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Research Methodology - Factor Analysis And Conjoint Analysis

APPROACHES FOR CONJOINT ANALYSIS - Factor Analysis And Conjoint Analysis

   Posted On :  27.05.2018 11:14 pm

The following two approaches are available for conjoint analysis:

APPROACHES FOR CONJOINT ANALYSIS
 

The following two approaches are available for conjoint analysis:
 
1. Multi-factor evaluation approach
 
2. Two-factor evaluation approach

MULTI-FACTOR EVALUATION APPROACH IN CONJOINT ANALYSIS

 
Suppose a researcher has to analyze n factors. It is possible that each factor can assume a value in different levels.
 

Product Profile

 
 
A product profile is a description of all the factors under consideration, with any one level for each factor.
 
Suppose, for example, there are 3 factors with the levels given below.
 
 

Factor 1

:

3 levels

Factor 2

:

2 levels

Factor 3

:

4 levels

 
Then we have 3 × 2 × 4 = 24 product profiles. For each respondent in the research survey, we have to provide 24 data sheets such that each data sheet contains a distinct profile. In each profile, the respondent is requested to indicate his preference for that profile in a rating scale of 0 to 10. A rating of 10 indicates that the respondent’s preference for that profile is the highest and a rating of 0 means that he is not all interested in the product with that profile.
 
 
 
Example:
 
consider the product ‘Refrigerator’ with the following factors and levels:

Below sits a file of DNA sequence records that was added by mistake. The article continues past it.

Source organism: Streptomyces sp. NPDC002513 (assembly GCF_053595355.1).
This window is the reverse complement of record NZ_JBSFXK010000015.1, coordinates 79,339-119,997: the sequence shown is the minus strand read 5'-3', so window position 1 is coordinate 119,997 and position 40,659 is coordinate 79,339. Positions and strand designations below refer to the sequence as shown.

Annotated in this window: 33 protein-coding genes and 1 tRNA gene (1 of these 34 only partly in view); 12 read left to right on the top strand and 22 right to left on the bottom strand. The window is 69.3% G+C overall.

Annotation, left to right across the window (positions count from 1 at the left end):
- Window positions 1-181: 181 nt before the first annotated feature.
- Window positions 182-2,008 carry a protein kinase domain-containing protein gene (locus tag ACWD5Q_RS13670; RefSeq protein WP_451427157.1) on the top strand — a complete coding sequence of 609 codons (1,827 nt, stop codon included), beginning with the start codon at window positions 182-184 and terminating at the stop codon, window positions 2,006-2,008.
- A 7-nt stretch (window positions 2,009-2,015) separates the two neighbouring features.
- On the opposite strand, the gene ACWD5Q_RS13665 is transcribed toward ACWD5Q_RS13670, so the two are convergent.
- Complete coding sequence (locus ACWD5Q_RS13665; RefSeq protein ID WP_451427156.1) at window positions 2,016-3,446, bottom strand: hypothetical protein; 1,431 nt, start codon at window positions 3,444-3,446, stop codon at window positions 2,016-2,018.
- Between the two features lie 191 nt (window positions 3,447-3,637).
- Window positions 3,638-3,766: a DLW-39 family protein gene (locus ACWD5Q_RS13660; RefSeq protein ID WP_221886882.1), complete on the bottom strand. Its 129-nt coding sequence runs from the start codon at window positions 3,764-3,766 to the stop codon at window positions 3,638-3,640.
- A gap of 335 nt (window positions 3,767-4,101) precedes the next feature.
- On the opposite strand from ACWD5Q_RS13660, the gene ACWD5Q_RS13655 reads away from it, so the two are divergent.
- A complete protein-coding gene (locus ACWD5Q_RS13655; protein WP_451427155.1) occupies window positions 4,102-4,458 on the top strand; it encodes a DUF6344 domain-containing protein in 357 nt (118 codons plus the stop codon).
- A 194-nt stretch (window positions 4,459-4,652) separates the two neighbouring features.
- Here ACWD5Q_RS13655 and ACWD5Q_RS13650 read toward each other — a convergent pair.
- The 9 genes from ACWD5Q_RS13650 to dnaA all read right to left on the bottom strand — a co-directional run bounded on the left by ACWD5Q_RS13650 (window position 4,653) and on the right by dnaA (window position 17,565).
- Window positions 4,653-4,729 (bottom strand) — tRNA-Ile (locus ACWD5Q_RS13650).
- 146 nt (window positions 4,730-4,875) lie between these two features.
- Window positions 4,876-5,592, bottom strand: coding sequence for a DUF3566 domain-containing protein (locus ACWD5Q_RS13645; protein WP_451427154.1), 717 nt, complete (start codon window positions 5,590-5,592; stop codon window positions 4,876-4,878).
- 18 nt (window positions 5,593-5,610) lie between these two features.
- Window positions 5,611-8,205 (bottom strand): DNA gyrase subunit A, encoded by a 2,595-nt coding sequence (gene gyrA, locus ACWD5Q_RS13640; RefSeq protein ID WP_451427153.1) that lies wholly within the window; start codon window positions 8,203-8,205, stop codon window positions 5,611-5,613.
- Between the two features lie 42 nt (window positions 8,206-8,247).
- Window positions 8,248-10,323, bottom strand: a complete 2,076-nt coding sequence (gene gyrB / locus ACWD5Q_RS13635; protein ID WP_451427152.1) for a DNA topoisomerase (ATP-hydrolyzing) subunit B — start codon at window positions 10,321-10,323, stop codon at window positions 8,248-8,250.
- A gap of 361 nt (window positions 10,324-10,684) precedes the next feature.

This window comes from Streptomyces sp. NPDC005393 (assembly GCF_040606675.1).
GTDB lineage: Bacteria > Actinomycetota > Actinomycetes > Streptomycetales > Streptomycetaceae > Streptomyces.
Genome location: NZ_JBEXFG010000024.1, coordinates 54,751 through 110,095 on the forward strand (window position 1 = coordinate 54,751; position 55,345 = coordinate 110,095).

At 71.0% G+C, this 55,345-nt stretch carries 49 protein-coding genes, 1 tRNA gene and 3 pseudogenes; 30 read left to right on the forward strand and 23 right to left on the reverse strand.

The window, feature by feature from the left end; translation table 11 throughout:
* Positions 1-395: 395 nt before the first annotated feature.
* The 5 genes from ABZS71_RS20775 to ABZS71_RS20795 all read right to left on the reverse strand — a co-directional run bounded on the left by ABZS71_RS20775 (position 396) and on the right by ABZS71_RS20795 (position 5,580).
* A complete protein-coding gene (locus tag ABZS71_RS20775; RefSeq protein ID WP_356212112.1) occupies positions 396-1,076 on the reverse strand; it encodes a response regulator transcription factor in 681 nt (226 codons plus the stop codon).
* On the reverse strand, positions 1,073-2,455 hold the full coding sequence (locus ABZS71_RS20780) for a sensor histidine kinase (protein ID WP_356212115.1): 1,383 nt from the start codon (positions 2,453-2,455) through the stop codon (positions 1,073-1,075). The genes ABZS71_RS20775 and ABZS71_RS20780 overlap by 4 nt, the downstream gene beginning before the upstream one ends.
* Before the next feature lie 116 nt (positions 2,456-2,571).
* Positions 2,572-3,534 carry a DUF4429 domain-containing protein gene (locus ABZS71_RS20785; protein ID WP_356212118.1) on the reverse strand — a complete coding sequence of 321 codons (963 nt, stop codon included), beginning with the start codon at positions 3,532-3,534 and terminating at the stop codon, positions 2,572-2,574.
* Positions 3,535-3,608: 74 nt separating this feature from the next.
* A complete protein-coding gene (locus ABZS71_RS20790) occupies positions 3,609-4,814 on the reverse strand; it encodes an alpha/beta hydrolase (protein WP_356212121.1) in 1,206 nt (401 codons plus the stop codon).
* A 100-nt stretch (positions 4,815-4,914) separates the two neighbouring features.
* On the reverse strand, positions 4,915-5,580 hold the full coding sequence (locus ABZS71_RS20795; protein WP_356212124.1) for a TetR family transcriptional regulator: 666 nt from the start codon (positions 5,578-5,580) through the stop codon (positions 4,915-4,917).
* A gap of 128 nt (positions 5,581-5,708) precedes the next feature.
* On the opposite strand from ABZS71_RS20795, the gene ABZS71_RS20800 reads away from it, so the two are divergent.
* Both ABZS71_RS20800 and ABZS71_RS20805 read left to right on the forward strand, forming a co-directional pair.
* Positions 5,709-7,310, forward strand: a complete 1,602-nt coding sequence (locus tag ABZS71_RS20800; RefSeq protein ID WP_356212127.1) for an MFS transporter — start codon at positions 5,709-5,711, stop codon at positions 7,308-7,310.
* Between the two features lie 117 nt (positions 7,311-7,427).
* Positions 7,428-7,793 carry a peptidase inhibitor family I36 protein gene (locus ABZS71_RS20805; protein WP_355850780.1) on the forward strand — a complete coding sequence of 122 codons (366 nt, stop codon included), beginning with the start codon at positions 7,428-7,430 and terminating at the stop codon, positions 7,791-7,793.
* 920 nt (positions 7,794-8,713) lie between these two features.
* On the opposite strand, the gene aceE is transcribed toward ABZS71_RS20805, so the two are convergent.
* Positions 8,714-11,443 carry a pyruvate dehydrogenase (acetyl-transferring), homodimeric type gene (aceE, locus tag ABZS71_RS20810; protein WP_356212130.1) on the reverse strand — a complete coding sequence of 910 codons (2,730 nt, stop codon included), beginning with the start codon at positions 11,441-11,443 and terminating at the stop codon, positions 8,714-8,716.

Factor 1

:

Capacity of 180 liters; 200 liters; 230 liters

Factor 2

:

Number of doors: either 1 or 2

Factor 3

:

Price : rs. 9000; rs. 10,000; rs. 12,000

 
Sample profile of the product
 
 

Profile Number

:

 

Capacity

:

200 liters

Number of Doors

:

1

                  Price                                  : Rs. 10, 000
                   Rating of Respondent         : ( in the scale of 0 to 10)
 
Steps In Multi-Factor Evaluation Approach:
 
 
1. Identify the factors or features of a product to be analyzed. If they are too many, select the important ones by discussion with experts.
 
2. Find out the levels for each factor selected in step 1.
 
3. Design all possible product profiles. If there are n factors with levels L1, L2,…Ln respectively, then the total number of profiles = L1L2…Ln.
 
4. Select the scaling technique to be adopted for multi-factor evaluation approach (rating scale or ranking method).
 
5. Select the list of respondents using the standard sampling technique.
 
6. Request each respondent to give his rating scale for all the profiles of the product. Another way of collecting the responses is to request each respondent to award ranks to all the profiles: i.e., rank 1 for the best profile, rank 2 for the next best profile etc.
 
7. For each factor profile, collect all the responses from all the participating respondents in the survey work.
 
8. With the rating scale awarded by the respondents, find out the score secured by each profile.

9. Tabulate the results in step 8. Select the profile with the highest score. This is the most preferred profile.